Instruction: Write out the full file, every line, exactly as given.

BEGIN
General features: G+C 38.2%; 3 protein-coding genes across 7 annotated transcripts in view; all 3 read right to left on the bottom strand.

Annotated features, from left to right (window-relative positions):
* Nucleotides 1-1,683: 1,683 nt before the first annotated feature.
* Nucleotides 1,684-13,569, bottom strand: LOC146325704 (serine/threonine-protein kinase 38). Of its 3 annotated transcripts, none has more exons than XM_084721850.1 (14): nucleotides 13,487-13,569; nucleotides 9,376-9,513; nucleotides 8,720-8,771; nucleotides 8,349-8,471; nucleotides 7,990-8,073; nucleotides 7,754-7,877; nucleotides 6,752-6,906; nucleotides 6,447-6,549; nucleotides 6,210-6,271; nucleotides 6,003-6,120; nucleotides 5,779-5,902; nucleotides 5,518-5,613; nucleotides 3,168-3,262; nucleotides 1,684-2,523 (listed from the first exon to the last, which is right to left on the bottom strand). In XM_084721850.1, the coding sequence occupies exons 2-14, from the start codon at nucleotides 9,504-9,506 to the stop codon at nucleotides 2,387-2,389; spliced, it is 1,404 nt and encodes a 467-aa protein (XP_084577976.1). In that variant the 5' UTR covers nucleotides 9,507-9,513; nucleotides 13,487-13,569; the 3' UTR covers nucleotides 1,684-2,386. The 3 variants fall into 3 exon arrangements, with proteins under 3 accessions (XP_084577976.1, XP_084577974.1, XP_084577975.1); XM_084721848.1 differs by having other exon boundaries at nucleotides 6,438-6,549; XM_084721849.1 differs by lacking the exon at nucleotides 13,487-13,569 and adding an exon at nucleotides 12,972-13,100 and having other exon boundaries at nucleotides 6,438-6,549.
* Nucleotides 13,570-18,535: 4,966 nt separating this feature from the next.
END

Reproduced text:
General features: G+C 38.2%; 3 protein-coding genes across 7 annotated transcripts in view; all 3 read right to left on the bottom strand.

Annotated features, from left to right (window-relative positions):
* Nucleotides 1-1,683: 1,683 nt before the first annotated feature.
* Nucleotides 1,684-13,569, bottom strand: LOC146325704 (serine/threonine-protein kinase 38). Of its 3 annotated transcripts, none has more exons than XM_084721850.1 (14): nucleotides 13,487-13,569; nucleotides 9,376-9,513; nucleotides 8,720-8,771; nucleotides 8,349-8,471; nucleotides 7,990-8,073; nucleotides 7,754-7,877; nucleotides 6,752-6,906; nucleotides 6,447-6,549; nucleotides 6,210-6,271; nucleotides 6,003-6,120; nucleotides 5,779-5,902; nucleotides 5,518-5,613; nucleotides 3,168-3,262; nucleotides 1,684-2,523 (listed from the first exon to the last, which is right to left on the bottom strand). In XM_084721850.1, the coding sequence occupies exons 2-14, from the start codon at nucleotides 9,504-9,506 to the stop codon at nucleotides 2,387-2,389; spliced, it is 1,404 nt and encodes a 467-aa protein (XP_084577976.1). In that variant the 5' UTR covers nucleotides 9,507-9,513; nucleotides 13,487-13,569; the 3' UTR covers nucleotides 1,684-2,386. The 3 variants fall into 3 exon arrangements, with proteins under 3 accessions (XP_084577976.1, XP_084577974.1, XP_084577975.1); XM_084721848.1 differs by having other exon boundaries at nucleotides 6,438-6,549; XM_084721849.1 differs by lacking the exon at nucleotides 13,487-13,569 and adding an exon at nucleotides 12,972-13,100 and having other exon boundaries at nucleotides 6,438-6,549.
* Nucleotides 13,570-18,535: 4,966 nt separating this feature from the next.